Originally Posted by jazzguru
I'm not against the idea of the USA as set forth in our founding documents. I'm opposed to what it has become and is becoming, which is very different from - and in many cases in direct opposition to - the principles set forth in those documents.
It has, and Europe's doing the same kinds of things-
"While the large private banks were betting on the casinos of the financial markets, lending to businesses and the "real" economy was left to the public Sparkassen, which were more efficient in serving average citizens and local business because they were not stock companies that had to satisfy shareholders' hunger for ever-larger dividends. Today, the market share of private banks in Germany is only 28.4 percent, and Deutsche Bank AG dominates the segment. But with its 7 percent market share, it is still well behind the public banks owned by municipalities and communities.
The Landesbanks function as "universal banks" operating in all sectors of the financial services market. All are controlled by state governments and operate as central administrators for the municipally owned savings banks, or Sparkassen, in their area.
The Sparkassen were instituted in Germany in the late 18th century as nonprofit organizations to aid the poor. The intent was to help people with low incomes save small sums of money, and to support business start-ups. The first savings bank was set up by academics and philanthropically minded merchants in Hamburg in 1778, and the first savings bank with a local government guarantor was founded in Goettingen in 1801. The municipal savings banks were so effective and popular that they spread rapidly, increasing from 630 in 1850 to 2,834 in 1903. Today the savings banks operate a network of over 15,600 branches and offices and employ over 250,000 people, and they have a strong record of investing wisely in local businesses.
The EU doesn't like the landesbanken. They denounce the explicit and implicit public subsidies that state ownership entails, saying they violate the rules of competition policy. For over a decade they have fought to have the system privatized. In the end, the dispute is simply ideological: if you think that public ownership should only be an exception, narrowly crafted to address specific market failures, you want to see the landesbanken put on the auction block. If you think an economy should be organized to meet socially defined needs, you would want a large part of capital allocation to be responsive to public input, and you'd fight to keep the landesbanken the way they are. (There is a movement afoot in the US to promote public banking.)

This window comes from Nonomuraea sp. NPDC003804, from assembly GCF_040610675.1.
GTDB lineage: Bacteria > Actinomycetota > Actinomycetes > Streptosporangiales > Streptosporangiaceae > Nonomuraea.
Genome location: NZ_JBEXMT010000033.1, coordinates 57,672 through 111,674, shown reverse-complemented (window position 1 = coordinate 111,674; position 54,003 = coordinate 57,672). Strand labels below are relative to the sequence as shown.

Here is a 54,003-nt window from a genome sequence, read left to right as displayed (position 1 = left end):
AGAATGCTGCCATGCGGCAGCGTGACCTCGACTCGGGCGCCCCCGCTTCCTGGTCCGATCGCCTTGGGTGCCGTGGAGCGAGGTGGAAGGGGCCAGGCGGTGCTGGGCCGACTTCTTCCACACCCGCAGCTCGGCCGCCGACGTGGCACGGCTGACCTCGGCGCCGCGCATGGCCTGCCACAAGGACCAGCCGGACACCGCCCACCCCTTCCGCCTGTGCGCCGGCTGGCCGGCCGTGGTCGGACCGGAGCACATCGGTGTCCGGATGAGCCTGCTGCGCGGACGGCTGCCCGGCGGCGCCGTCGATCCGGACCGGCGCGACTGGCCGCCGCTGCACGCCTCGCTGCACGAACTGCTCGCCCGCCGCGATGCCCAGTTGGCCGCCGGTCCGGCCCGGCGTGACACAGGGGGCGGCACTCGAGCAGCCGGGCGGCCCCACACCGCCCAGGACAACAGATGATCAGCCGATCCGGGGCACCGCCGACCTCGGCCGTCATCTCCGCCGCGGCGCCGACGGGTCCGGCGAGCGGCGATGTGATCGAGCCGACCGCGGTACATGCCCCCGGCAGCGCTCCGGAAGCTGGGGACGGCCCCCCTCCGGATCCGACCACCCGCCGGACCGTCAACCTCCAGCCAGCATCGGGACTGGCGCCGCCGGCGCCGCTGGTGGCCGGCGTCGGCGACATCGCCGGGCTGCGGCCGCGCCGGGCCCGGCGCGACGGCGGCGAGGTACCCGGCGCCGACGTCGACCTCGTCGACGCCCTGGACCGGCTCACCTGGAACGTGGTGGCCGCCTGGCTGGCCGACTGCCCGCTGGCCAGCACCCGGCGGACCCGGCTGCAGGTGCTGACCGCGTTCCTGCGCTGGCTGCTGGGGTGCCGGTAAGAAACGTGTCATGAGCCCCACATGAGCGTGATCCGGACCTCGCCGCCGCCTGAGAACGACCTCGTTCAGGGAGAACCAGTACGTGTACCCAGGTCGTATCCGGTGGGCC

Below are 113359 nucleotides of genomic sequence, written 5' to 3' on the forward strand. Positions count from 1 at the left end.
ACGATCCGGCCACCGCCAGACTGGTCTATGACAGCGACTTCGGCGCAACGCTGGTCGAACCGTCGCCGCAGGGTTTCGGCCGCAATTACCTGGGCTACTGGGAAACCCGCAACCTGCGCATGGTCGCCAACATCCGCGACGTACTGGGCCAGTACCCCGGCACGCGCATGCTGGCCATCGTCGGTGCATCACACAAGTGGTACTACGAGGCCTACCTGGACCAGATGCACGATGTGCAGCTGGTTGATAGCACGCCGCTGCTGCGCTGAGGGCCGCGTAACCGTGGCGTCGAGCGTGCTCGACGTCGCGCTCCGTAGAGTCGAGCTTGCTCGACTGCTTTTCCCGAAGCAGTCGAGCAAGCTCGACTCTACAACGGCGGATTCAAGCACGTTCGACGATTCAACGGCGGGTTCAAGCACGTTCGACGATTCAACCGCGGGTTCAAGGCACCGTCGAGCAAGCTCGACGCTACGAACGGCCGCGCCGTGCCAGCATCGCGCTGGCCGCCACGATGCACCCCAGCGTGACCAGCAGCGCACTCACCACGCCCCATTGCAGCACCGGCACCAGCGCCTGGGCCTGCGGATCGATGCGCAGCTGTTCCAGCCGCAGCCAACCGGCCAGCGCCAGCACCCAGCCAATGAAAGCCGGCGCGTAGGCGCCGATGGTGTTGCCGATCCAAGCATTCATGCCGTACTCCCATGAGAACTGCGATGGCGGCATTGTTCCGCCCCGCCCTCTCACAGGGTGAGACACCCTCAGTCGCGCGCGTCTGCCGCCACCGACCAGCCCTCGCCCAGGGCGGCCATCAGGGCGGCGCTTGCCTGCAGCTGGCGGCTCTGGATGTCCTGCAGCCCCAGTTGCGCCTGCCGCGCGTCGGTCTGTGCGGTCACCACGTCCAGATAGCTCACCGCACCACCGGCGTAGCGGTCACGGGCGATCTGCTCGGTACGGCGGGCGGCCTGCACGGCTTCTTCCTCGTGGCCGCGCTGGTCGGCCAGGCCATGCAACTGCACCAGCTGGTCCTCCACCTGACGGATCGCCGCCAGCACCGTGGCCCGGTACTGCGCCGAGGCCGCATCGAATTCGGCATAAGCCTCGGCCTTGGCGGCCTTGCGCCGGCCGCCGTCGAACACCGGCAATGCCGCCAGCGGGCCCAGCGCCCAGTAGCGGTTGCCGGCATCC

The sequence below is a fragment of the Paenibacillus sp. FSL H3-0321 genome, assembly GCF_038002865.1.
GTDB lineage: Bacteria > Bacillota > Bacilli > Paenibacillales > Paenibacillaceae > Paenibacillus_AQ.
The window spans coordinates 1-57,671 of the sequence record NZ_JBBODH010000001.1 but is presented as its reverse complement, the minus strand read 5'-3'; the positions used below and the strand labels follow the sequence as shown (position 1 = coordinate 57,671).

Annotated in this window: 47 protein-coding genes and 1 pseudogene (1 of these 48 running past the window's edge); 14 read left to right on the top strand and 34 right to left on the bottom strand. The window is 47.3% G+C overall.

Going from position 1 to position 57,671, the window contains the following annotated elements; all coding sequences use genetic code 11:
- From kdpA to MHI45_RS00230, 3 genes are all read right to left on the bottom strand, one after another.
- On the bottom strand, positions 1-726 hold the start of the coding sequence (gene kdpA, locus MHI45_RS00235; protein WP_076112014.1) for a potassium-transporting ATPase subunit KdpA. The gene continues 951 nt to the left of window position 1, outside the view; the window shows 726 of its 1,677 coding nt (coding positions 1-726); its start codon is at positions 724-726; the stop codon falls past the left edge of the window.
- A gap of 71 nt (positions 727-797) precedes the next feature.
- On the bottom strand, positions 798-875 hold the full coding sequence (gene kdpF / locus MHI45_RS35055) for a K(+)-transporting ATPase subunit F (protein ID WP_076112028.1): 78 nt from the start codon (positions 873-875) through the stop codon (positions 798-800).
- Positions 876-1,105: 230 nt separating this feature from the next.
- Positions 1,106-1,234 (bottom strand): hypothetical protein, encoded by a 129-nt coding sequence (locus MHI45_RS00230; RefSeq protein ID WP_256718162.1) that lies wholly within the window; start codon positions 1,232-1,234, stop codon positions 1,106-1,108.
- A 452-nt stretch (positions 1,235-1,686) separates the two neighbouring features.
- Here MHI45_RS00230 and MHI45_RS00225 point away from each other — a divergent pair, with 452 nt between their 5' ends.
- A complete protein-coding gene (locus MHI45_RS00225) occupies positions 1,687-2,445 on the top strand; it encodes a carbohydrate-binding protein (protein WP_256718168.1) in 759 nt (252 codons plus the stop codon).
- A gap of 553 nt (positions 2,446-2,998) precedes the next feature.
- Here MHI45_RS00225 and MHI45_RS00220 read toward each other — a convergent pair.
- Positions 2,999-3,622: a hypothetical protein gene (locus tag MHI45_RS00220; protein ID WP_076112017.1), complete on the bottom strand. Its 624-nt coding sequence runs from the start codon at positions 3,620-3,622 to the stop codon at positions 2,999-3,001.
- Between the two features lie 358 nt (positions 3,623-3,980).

The International Monetary Fund, too, had long demanded that any competing public monopolies in the German banking market be broken up, citing their "inefficiencies." When the German public Sparkassen and Landesbanken were reluctant to turn to investment banking with its skyrocketing profits, they were branded as bureaucratic and "unsexy." When they were pressured to increase their returns for their government owners, the German Landesbanken did get sucked to some extent into derivatives and collateralized debt obligations (fraudulently rated triple A). But while they "lost billions in the Goldman Sachs, Deutsche Bank and Lehman Brothers Ponzi scheme," Niemeyer says the extent to which they became involved in highly speculative transactions was "laughable in comparison with the damage done by private banks, for whom taxpayers are now providing guarantees."
Private German banks accumulated an estimated €600 billion in toxic assets through their investment banking branches, for which German taxpayers wound up providing guarantees. Deutsche Bank AG was feeding its record profits almost exclusively through its investment banking division, which made a fortune trading credit default swaps on Greek state obligations. When this investment turned sour, the German government had to bail out the financial institution into which Deutsche Bank AG dumped these toxic assets.
In 1947, German industrial output was only one-third its 1938 level, and a large percentage of its working-age men were dead. Less than ten years after the war, people were already talking about the German economic miracle; and 20 years later, its economy was the envy of most of the world. By 2003, a country half the size of Texas had become the world's leading exporter, producing high quality automobiles, machinery, electrical equipment and chemicals. Only in 2009 was Germany surpassed in exports by China, which has a population of over 1.3 billion to Germany's 82 million. In 2010, while much of the world was still reeling from the 2008 financial collapse, Germany reported 3.6 percent economic growth."